“It is removing English law protection from the ESLA and Templeton bonds. And it is applying a total interest standstill that should all but eliminate tradeability of the new bonds in 2023 (an approach that demolishes the prospect of the new bonds providing the liquidity to satisfy redemption that some fund managers claim to be anticipating,” he said.

Read also

Minority secures rare victory; ‘destroys’ progress of cathedral project

According to him, everyone agrees with the general principle of debt restructuring leading to real liquidity relief and thus providing the government with fiscal room to reset the economy on a better trajectory of sustainable growth, but the current issue is one of fairness.

“Investors were actively courted to inject funds that made the government look good. If things have taken a turn for the worse, they can’t be milked twice to make the government’s life easy,” he stated.

5. Lack of Legislative Guardrails For Government’s Debt Restructuring Programme

Bright Simons believes the Attorney General’s advice that laws cannot be made to retrospectively attack the rights of creditors is pointless.

“In the Greek debt default episode (2011 – 2012), which has become a benchmark of some sort, similar issues were exhaustively addressed. Eventually the statutes that were specially made for the occasion provided a kind of framework for government bankruptcy proceedings in relation to the voting mechanisms required to allow orderly resolution. They were not necessarily expropriation tools.

Read also

Brussels approves German state takeover of gas giant Uniper

“An example closer to home would be the 2016 law used to resolve Ghanaian banks, several of whom were founded before the law the passed. It would have been preposterous for anyone to argue that the law was being applied “retrospectively” to dispossess bank owners,” he pointed out.

It helps to have laws passed on a bipartisan basis to clarify some of the grey areas and to elevate the weightiness of these momentous developments, he advised.

6. Upside Sharing & Downside Mitigation Under Debt Restructuring

Simons notes that fnvestors would hate to make massive sacrifices for the long-term based on projected challenging years ahead only for the situation to abruptly improve and all the gains accrue to the government counterparty.

“Whilst this is not an easy concern to accommodate, the rise of contingency instruments has revamped the legal technologies available in crafting strategic options for both the government and its creditors to equitably share any windfalls or upside. Argentina in both 2005 and 2010, Ukraine in 2015, and Greece in 2012, all utilised so-called ‘GDP warrants’ to offer investors assurance of higher earnings should the economy grow faster than the baseline. Grenada in 2015 tied its warrant offers to growth in government revenue, which is harder to game,” he noted.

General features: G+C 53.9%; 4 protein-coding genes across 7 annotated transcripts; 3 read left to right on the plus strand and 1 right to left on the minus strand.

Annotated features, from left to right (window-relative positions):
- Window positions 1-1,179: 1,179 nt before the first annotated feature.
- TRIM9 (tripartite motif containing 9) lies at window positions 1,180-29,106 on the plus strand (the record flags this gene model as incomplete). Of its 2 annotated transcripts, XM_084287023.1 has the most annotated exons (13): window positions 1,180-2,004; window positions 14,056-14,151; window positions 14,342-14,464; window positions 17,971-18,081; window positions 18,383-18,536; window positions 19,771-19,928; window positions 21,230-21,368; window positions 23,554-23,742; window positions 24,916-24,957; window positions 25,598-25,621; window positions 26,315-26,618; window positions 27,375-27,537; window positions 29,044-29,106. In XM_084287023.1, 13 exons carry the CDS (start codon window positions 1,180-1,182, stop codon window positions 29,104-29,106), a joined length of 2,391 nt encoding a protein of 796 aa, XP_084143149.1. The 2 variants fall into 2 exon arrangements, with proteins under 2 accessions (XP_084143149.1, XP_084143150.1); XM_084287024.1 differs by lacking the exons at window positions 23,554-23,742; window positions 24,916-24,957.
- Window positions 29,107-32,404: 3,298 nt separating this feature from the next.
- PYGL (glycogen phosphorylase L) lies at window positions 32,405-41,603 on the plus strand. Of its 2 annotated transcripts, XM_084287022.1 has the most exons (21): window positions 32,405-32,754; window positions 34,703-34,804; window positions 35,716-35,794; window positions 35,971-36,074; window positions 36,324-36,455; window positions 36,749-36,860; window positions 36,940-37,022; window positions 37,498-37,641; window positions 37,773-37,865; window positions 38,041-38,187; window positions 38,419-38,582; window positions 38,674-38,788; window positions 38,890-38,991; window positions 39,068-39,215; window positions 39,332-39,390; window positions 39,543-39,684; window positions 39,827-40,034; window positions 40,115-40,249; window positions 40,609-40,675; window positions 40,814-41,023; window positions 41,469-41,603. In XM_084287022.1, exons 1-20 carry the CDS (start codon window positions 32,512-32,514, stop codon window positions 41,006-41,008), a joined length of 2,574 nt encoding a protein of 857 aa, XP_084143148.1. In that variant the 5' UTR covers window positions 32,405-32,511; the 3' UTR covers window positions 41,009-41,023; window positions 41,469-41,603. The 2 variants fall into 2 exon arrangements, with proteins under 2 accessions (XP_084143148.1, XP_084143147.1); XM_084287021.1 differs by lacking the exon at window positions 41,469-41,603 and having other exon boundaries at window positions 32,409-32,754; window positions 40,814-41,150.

Read also

Ghana labour unions call for strike over local debt swap

He said Ghana’s current proposals offer none of these creative possibilities, adding that it is time to think up one or two gaming-proof mechanisms.

7. There Must Be Narrative Consistency in Debt Restructuring Programme

Bright Simons is advising that because sovereign debt default “is a wealth destruction event of megaton proportions” the government of Ghana would doing itself a lot of harm with inconsistent messaging.

“It started with the president and various of his assigns promising investors that there will be “no haircuts”. And then proceeding to unveil a debt exchange program with stiff haircuts. Current domestic bonds maturing, on average, within 3 years will be replaced with a new set maturing on average in more than 10 years. Coupon rates have been cut from an average of more than 20% down to an average of less than 10%. The only way to preserve the value of a bond after such heavy reprofiling (and thus avoid the equivalence of a principal haircut) would have been to increase coupon rates in latter years. Despite near-consensus among investors that there have been haircuts, government spin-doctors continue to persist in the false ‘no haircuts’ narrative,” he cited this as one of the three inconsistent messaging under the debt restructuring.

Read also

Ethiopia’s largest bank says Tigray services resume

Simons said it would be in the best interest of the state to avoid inconsistent narratives about the debt restructuring programme going forward.

His solutions on how to fix the flaws have been outlined in detailed in the full article here.

NDC MP Questions Inclusion Of Individual Bondholders In Debt Exchange Programme

Meanwhile, in a separate story reported that the Minority in Parliament has questioned why the inclusion of individual bondholders in the debt exchange programme was done on Christmas eve.

The Ranking Member of the Finance Committee, Dr Cassiel Ato Forson, says the timing of the release of the information was wrong.

His comments come after the government announced that individuals holding domestic bonds have now been added to the domestic debt exchange.

103-Yеar-Old Ghanaian: I Don’t Get Ill Because I Clean My VesselsHistory of Sefi Oyeyemi

Congratulation To Our New Winner Who Won An iPhone13 on MSport Lucky Draw, Try Your Luck Now.MSportSign Up

Student From Kumasi Invented Natural Slimming MethodStudent Discovery

Everyone Who Suffers From Back Pain Read This!Medical News

by Taboola

Sponsored Links

Leave a Reply

Fill in your details below or click an icon to log in: Logo

You are commenting using your account. Log Out /  Change )

Twitter picture

You are commenting using your Twitter account. Log Out /  Change )

Facebook photo

You are commenting using your Facebook account. Log Out /  Change )

Connecting to %s